Fri, Jul 22, 2016 - Page 12 News List

Minister touts amendments to Electricity Act

SPLIT UP:The government is mulling the feasibility of splitting Taipower into two businesses: one for power generation and the other for power distribution

By Lauly Li  /  Staff reporter

The Ministry of Economic Affairs is to hold two public hearings to discuss proposed amendments to the Electricity Act (電業法) before it sends the draft to the Executive Yuan for deliberation next week, a top official said yesterday.

“We drafted the outlines and articles of the proposed revisions on Wednesday and hope to send it to the Cabinet before the end of this month,” Minister of Economic Affairs Lee Chih-kung (李世光) told a news conference.

The Executive Yuan aims to complete the review of the amendments and forward them to the Legislative Yuan before the start of a new legislative session in September, according to ministry officials who are familiar with the matter.

The ministry has been working on the draft amendments since the new government took office on May 20, in an effort to privatize the electricity industry and help develop a “green energy industry,” officials said.

Lee said the government has been mulling the feasibility of splitting state-run Taiwan Power Co (Taipower, 台電) into two businesses: one in charge of power generation and the other of power transmission and distribution.

Details of the planned split are still under discussion, he said.

Lee said the government plans to maintain the power distribution business as a state-run company “for the time being” to ensure stable power supply.

The power distribution business would be banned from operating power generation plants to avoid conflict of interests after the nation’s electricity industry is privatized, Lee said.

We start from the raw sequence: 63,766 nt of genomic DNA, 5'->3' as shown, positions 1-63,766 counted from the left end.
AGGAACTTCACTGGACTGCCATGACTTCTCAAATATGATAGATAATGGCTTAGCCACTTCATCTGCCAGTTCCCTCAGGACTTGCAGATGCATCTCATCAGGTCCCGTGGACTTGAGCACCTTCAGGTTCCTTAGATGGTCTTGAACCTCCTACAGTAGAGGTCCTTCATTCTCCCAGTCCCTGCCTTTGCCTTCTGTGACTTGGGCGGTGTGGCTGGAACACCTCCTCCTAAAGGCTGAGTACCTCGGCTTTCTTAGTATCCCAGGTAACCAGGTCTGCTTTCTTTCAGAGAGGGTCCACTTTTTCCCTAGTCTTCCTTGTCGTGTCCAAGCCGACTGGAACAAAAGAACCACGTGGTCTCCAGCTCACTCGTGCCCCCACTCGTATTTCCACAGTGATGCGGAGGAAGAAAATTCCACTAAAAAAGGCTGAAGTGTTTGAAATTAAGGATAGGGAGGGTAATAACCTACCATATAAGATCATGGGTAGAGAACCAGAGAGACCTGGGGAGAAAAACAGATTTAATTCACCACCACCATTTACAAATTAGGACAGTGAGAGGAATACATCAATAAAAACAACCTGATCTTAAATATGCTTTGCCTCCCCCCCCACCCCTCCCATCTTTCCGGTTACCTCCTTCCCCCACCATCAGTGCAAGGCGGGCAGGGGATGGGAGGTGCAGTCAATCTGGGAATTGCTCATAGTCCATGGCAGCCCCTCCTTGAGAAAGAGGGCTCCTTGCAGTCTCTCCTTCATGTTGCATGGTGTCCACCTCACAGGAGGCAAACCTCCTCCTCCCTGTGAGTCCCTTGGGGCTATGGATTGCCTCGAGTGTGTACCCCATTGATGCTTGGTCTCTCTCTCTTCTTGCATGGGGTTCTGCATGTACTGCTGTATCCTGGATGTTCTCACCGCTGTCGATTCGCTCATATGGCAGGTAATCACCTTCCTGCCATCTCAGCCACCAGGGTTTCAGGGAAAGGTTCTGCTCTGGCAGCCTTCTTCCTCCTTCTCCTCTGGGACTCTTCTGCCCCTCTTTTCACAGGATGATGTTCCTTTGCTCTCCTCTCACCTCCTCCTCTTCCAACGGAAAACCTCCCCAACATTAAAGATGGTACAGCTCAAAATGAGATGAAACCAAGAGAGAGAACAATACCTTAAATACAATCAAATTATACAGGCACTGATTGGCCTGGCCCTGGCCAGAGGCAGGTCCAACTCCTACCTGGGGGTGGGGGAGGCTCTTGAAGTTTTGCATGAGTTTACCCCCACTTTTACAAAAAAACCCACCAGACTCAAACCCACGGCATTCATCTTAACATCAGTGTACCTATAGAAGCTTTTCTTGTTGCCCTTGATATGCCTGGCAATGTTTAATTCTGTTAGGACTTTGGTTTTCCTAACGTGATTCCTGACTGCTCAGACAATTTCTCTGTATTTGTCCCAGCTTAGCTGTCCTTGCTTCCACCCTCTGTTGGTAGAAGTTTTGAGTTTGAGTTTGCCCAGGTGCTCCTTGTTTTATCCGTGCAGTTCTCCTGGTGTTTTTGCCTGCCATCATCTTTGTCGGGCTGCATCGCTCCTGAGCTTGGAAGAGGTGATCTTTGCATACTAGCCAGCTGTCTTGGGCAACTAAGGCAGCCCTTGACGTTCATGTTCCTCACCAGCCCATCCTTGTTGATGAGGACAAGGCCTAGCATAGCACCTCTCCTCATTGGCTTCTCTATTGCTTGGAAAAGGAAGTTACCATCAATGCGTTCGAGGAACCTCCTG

The amendments would also promote deregulation of privately owned power companies, Lee said, adding that power companies could sell their electricity directly to households or industrial users.

At present, privately run power companies can only sell their electricity to Taipower, according to the Electricity Act.

To reduce potential impact from the privatization of the power industry, Lee said that in the first year after the amendments are passed, the government would only separate the accounting of the power generation and power distribution businesses.

After that, the government plans to complete within three years the division of the operations of the power generation and distribution businesses, he said.

Commenting on the ministry’s progress on developing a “green” energy industry, Lee said the ministry had asked all state-run companies to calculate the size of their idle land for solar power generation.

For instance, China Steel Corp (中鋼) has a total of 80 hectares of rooftops at its manufacturing plants in Kaohsiung, which could be installed with solar power systems, Lee said, without elaborating.

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